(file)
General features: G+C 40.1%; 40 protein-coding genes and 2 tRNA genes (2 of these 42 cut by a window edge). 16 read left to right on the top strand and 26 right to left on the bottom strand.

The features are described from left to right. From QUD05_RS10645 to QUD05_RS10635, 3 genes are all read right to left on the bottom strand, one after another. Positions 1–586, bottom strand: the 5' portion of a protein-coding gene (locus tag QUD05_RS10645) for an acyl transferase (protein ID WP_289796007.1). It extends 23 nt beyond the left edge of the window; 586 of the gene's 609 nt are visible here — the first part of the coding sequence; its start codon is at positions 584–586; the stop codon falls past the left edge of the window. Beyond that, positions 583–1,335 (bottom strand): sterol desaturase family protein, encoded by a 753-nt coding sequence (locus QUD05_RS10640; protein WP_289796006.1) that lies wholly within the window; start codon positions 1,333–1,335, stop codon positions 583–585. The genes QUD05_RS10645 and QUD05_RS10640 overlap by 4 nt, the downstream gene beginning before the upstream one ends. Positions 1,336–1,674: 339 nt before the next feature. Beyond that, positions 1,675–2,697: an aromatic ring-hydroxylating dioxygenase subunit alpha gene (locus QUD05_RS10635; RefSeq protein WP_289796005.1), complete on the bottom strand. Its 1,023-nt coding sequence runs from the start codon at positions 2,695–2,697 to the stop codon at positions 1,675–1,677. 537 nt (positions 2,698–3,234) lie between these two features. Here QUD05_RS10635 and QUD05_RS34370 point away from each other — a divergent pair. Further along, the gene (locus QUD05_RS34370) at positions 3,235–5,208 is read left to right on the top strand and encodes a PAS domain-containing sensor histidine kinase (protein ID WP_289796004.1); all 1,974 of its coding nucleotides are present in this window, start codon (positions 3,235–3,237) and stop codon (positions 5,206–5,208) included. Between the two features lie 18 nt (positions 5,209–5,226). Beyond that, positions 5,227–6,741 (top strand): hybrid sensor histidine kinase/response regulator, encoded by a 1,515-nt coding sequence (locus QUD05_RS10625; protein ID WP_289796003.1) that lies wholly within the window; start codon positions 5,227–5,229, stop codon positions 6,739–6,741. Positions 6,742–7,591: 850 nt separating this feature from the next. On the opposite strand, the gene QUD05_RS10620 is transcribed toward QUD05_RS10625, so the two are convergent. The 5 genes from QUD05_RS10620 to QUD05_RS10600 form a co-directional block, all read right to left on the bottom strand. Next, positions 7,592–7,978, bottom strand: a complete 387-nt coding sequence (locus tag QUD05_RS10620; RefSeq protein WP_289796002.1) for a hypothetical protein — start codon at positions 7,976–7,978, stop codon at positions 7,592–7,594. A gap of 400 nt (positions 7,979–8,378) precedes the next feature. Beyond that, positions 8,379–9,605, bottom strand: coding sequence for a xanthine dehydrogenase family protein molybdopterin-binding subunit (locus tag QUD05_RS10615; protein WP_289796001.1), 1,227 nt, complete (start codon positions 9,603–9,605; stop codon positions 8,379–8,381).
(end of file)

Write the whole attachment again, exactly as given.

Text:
General features: G+C 40.1%; 40 protein-coding genes and 2 tRNA genes (2 of these 42 cut by a window edge). 16 read left to right on the top strand and 26 right to left on the bottom strand.

The features are described from left to right. From QUD05_RS10645 to QUD05_RS10635, 3 genes are all read right to left on the bottom strand, one after another. Positions 1–586, bottom strand: the 5' portion of a protein-coding gene (locus tag QUD05_RS10645) for an acyl transferase (protein ID WP_289796007.1). It extends 23 nt beyond the left edge of the window; 586 of the gene's 609 nt are visible here — the first part of the coding sequence; its start codon is at positions 584–586; the stop codon falls past the left edge of the window. Beyond that, positions 583–1,335 (bottom strand): sterol desaturase family protein, encoded by a 753-nt coding sequence (locus QUD05_RS10640; protein WP_289796006.1) that lies wholly within the window; start codon positions 1,333–1,335, stop codon positions 583–585. The genes QUD05_RS10645 and QUD05_RS10640 overlap by 4 nt, the downstream gene beginning before the upstream one ends. Positions 1,336–1,674: 339 nt before the next feature. Beyond that, positions 1,675–2,697: an aromatic ring-hydroxylating dioxygenase subunit alpha gene (locus QUD05_RS10635; RefSeq protein WP_289796005.1), complete on the bottom strand. Its 1,023-nt coding sequence runs from the start codon at positions 2,695–2,697 to the stop codon at positions 1,675–1,677. 537 nt (positions 2,698–3,234) lie between these two features. Here QUD05_RS10635 and QUD05_RS34370 point away from each other — a divergent pair. Further along, the gene (locus QUD05_RS34370) at positions 3,235–5,208 is read left to right on the top strand and encodes a PAS domain-containing sensor histidine kinase (protein ID WP_289796004.1); all 1,974 of its coding nucleotides are present in this window, start codon (positions 3,235–3,237) and stop codon (positions 5,206–5,208) included. Between the two features lie 18 nt (positions 5,209–5,226). Beyond that, positions 5,227–6,741 (top strand): hybrid sensor histidine kinase/response regulator, encoded by a 1,515-nt coding sequence (locus QUD05_RS10625; protein ID WP_289796003.1) that lies wholly within the window; start codon positions 5,227–5,229, stop codon positions 6,739–6,741. Positions 6,742–7,591: 850 nt separating this feature from the next. On the opposite strand, the gene QUD05_RS10620 is transcribed toward QUD05_RS10625, so the two are convergent. The 5 genes from QUD05_RS10620 to QUD05_RS10600 form a co-directional block, all read right to left on the bottom strand. Next, positions 7,592–7,978, bottom strand: a complete 387-nt coding sequence (locus tag QUD05_RS10620; RefSeq protein WP_289796002.1) for a hypothetical protein — start codon at positions 7,976–7,978, stop codon at positions 7,592–7,594. A gap of 400 nt (positions 7,979–8,378) precedes the next feature. Beyond that, positions 8,379–9,605, bottom strand: coding sequence for a xanthine dehydrogenase family protein molybdopterin-binding subunit (locus tag QUD05_RS10615; protein WP_289796001.1), 1,227 nt, complete (start codon positions 9,603–9,605; stop codon positions 8,379–8,381).